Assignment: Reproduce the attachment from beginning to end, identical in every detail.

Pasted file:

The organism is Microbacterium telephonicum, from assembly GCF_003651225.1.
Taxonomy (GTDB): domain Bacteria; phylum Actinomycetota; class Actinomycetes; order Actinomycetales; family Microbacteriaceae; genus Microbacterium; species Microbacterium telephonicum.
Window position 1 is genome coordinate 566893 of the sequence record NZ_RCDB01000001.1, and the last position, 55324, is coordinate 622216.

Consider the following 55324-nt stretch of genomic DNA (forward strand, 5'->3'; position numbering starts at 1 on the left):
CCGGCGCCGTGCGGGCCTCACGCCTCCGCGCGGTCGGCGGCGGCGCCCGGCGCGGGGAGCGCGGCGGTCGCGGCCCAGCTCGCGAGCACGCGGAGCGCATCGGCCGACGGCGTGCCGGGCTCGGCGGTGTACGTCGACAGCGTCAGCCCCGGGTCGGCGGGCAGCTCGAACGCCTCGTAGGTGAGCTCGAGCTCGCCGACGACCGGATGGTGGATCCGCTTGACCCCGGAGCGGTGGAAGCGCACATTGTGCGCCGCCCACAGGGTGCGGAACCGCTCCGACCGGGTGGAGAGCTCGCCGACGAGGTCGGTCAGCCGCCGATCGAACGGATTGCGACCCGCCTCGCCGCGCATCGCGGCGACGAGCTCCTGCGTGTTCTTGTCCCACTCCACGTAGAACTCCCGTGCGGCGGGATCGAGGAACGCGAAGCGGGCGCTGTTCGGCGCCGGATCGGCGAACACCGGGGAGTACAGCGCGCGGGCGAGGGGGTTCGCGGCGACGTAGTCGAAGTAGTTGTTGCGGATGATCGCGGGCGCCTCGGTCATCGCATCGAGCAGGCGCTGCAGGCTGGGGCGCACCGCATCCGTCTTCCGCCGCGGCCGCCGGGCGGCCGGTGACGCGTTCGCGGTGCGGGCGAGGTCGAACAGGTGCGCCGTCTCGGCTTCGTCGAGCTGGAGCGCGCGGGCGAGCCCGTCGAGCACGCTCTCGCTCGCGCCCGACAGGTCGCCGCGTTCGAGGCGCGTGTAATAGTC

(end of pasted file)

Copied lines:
The organism is Microbacterium telephonicum, from assembly GCF_003651225.1.
Taxonomy (GTDB): domain Bacteria; phylum Actinomycetota; class Actinomycetes; order Actinomycetales; family Microbacteriaceae; genus Microbacterium; species Microbacterium telephonicum.
Window position 1 is genome coordinate 566893 of the sequence record NZ_RCDB01000001.1, and the last position, 55324, is coordinate 622216.

Consider the following 55324-nt stretch of genomic DNA (forward strand, 5'->3'; position numbering starts at 1 on the left):
CCGGCGCCGTGCGGGCCTCACGCCTCCGCGCGGTCGGCGGCGGCGCCCGGCGCGGGGAGCGCGGCGGTCGCGGCCCAGCTCGCGAGCACGCGGAGCGCATCGGCCGACGGCGTGCCGGGCTCGGCGGTGTACGTCGACAGCGTCAGCCCCGGGTCGGCGGGCAGCTCGAACGCCTCGTAGGTGAGCTCGAGCTCGCCGACGACCGGATGGTGGATCCGCTTGACCCCGGAGCGGTGGAAGCGCACATTGTGCGCCGCCCACAGGGTGCGGAACCGCTCCGACCGGGTGGAGAGCTCGCCGACGAGGTCGGTCAGCCGCCGATCGAACGGATTGCGACCCGCCTCGCCGCGCATCGCGGCGACGAGCTCCTGCGTGTTCTTGTCCCACTCCACGTAGAACTCCCGTGCGGCGGGATCGAGGAACGCGAAGCGGGCGCTGTTCGGCGCCGGATCGGCGAACACCGGGGAGTACAGCGCGCGGGCGAGGGGGTTCGCGGCGACGTAGTCGAAGTAGTTGTTGCGGATGATCGCGGGCGCCTCGGTCATCGCATCGAGCAGGCGCTGCAGGCTGGGGCGCACCGCATCCGTCTTCCGCCGCGGCCGCCGGGCGGCCGGTGACGCGTTCGCGGTGCGGGCGAGGTCGAACAGGTGCGCCGTCTCGGCTTCGTCGAGCTGGAGCGCGCGGGCGAGCCCGTCGAGCACGCTCTCGCTCGCGCCCGACAGGTCGCCGCGTTCGAGGCGCGTGTAATAGTC